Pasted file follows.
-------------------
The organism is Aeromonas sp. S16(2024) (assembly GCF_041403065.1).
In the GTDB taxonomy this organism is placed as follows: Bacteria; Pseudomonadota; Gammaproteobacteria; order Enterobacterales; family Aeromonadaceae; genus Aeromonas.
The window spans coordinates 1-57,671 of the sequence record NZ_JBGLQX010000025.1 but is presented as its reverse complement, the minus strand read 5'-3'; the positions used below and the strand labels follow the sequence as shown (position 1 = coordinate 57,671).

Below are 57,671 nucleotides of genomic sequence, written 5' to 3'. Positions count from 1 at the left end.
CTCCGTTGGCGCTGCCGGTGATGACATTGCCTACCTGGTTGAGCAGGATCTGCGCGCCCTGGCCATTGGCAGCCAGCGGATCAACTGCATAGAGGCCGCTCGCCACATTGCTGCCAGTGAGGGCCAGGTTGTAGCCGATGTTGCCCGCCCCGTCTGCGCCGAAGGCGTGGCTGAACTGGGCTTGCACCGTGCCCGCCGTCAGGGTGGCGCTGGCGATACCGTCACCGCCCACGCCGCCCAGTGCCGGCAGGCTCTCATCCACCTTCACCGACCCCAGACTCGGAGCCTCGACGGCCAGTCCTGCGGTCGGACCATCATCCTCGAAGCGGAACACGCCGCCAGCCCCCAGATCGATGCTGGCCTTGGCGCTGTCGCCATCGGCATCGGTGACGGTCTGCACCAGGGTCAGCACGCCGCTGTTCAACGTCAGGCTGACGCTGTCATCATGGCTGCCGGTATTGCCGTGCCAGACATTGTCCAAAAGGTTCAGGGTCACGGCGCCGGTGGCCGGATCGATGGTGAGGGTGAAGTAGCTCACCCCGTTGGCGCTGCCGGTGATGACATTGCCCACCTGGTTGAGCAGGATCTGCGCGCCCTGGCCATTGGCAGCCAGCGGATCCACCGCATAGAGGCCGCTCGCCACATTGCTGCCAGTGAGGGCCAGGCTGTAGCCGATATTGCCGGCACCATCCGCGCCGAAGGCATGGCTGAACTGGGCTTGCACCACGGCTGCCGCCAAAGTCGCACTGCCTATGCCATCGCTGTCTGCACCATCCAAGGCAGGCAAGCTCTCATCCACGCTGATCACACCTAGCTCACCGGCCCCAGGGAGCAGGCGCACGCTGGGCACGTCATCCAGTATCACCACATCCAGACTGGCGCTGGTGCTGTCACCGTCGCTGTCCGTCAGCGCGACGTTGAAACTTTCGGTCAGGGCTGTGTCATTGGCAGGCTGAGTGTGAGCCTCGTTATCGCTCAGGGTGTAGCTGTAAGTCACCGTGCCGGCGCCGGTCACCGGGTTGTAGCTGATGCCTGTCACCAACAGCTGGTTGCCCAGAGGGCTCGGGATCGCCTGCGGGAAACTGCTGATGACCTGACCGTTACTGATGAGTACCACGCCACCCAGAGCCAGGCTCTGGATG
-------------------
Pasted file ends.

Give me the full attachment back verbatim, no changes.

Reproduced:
The organism is Aeromonas sp. S16(2024) (assembly GCF_041403065.1).
In the GTDB taxonomy this organism is placed as follows: Bacteria; Pseudomonadota; Gammaproteobacteria; order Enterobacterales; family Aeromonadaceae; genus Aeromonas.
The window spans coordinates 1-57,671 of the sequence record NZ_JBGLQX010000025.1 but is presented as its reverse complement, the minus strand read 5'-3'; the positions used below and the strand labels follow the sequence as shown (position 1 = coordinate 57,671).

Below are 57,671 nucleotides of genomic sequence, written 5' to 3'. Positions count from 1 at the left end.
CTCCGTTGGCGCTGCCGGTGATGACATTGCCTACCTGGTTGAGCAGGATCTGCGCGCCCTGGCCATTGGCAGCCAGCGGATCAACTGCATAGAGGCCGCTCGCCACATTGCTGCCAGTGAGGGCCAGGTTGTAGCCGATGTTGCCCGCCCCGTCTGCGCCGAAGGCGTGGCTGAACTGGGCTTGCACCGTGCCCGCCGTCAGGGTGGCGCTGGCGATACCGTCACCGCCCACGCCGCCCAGTGCCGGCAGGCTCTCATCCACCTTCACCGACCCCAGACTCGGAGCCTCGACGGCCAGTCCTGCGGTCGGACCATCATCCTCGAAGCGGAACACGCCGCCAGCCCCCAGATCGATGCTGGCCTTGGCGCTGTCGCCATCGGCATCGGTGACGGTCTGCACCAGGGTCAGCACGCCGCTGTTCAACGTCAGGCTGACGCTGTCATCATGGCTGCCGGTATTGCCGTGCCAGACATTGTCCAAAAGGTTCAGGGTCACGGCGCCGGTGGCCGGATCGATGGTGAGGGTGAAGTAGCTCACCCCGTTGGCGCTGCCGGTGATGACATTGCCCACCTGGTTGAGCAGGATCTGCGCGCCCTGGCCATTGGCAGCCAGCGGATCCACCGCATAGAGGCCGCTCGCCACATTGCTGCCAGTGAGGGCCAGGCTGTAGCCGATATTGCCGGCACCATCCGCGCCGAAGGCATGGCTGAACTGGGCTTGCACCACGGCTGCCGCCAAAGTCGCACTGCCTATGCCATCGCTGTCTGCACCATCCAAGGCAGGCAAGCTCTCATCCACGCTGATCACACCTAGCTCACCGGCCCCAGGGAGCAGGCGCACGCTGGGCACGTCATCCAGTATCACCACATCCAGACTGGCGCTGGTGCTGTCACCGTCGCTGTCCGTCAGCGCGACGTTGAAACTTTCGGTCAGGGCTGTGTCATTGGCAGGCTGAGTGTGAGCCTCGTTATCGCTCAGGGTGTAGCTGTAAGTCACCGTGCCGGCGCCGGTCACCGGGTTGTAGCTGATGCCTGTCACCAACAGCTGGTTGCCCAGAGGGCTCGGGATCGCCTGCGGGAAACTGCTGATGACCTGACCGTTACTGATGAGTACCACGCCACCCAGAGCCAGGCTCTGGATG